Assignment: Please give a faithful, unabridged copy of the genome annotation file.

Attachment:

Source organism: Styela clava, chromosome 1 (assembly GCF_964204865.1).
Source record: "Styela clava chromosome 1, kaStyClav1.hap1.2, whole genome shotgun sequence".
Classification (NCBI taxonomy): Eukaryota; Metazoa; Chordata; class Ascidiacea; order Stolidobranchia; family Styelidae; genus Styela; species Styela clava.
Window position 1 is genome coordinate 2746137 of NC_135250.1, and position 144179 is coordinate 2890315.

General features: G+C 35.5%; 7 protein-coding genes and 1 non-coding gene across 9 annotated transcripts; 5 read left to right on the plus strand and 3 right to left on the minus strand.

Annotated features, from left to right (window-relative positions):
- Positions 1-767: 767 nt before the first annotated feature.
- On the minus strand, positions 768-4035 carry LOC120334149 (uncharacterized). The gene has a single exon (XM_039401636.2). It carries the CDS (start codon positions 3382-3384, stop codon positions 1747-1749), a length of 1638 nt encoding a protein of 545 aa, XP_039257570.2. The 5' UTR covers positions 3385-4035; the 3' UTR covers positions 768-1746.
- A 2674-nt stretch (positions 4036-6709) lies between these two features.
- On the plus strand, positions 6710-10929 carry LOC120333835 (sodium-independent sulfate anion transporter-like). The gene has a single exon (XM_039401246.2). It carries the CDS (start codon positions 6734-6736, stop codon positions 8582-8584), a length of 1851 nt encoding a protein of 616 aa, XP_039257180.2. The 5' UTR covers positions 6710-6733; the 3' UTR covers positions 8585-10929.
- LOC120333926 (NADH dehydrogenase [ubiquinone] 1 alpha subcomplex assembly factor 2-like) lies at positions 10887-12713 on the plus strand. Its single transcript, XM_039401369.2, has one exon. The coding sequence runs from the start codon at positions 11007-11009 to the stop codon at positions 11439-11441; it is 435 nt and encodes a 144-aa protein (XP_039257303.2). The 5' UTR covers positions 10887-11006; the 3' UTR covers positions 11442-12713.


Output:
Source organism: Styela clava, chromosome 1 (assembly GCF_964204865.1).
Source record: "Styela clava chromosome 1, kaStyClav1.hap1.2, whole genome shotgun sequence".
Classification (NCBI taxonomy): Eukaryota; Metazoa; Chordata; class Ascidiacea; order Stolidobranchia; family Styelidae; genus Styela; species Styela clava.
Window position 1 is genome coordinate 2746137 of NC_135250.1, and position 144179 is coordinate 2890315.

General features: G+C 35.5%; 7 protein-coding genes and 1 non-coding gene across 9 annotated transcripts; 5 read left to right on the plus strand and 3 right to left on the minus strand.

Annotated features, from left to right (window-relative positions):
- Positions 1-767: 767 nt before the first annotated feature.
- On the minus strand, positions 768-4035 carry LOC120334149 (uncharacterized). The gene has a single exon (XM_039401636.2). It carries the CDS (start codon positions 3382-3384, stop codon positions 1747-1749), a length of 1638 nt encoding a protein of 545 aa, XP_039257570.2. The 5' UTR covers positions 3385-4035; the 3' UTR covers positions 768-1746.
- A 2674-nt stretch (positions 4036-6709) lies between these two features.
- On the plus strand, positions 6710-10929 carry LOC120333835 (sodium-independent sulfate anion transporter-like). The gene has a single exon (XM_039401246.2). It carries the CDS (start codon positions 6734-6736, stop codon positions 8582-8584), a length of 1851 nt encoding a protein of 616 aa, XP_039257180.2. The 5' UTR covers positions 6710-6733; the 3' UTR covers positions 8585-10929.
- LOC120333926 (NADH dehydrogenase [ubiquinone] 1 alpha subcomplex assembly factor 2-like) lies at positions 10887-12713 on the plus strand. Its single transcript, XM_039401369.2, has one exon. The coding sequence runs from the start codon at positions 11007-11009 to the stop codon at positions 11439-11441; it is 435 nt and encodes a 144-aa protein (XP_039257303.2). The 5' UTR covers positions 10887-11006; the 3' UTR covers positions 11442-12713.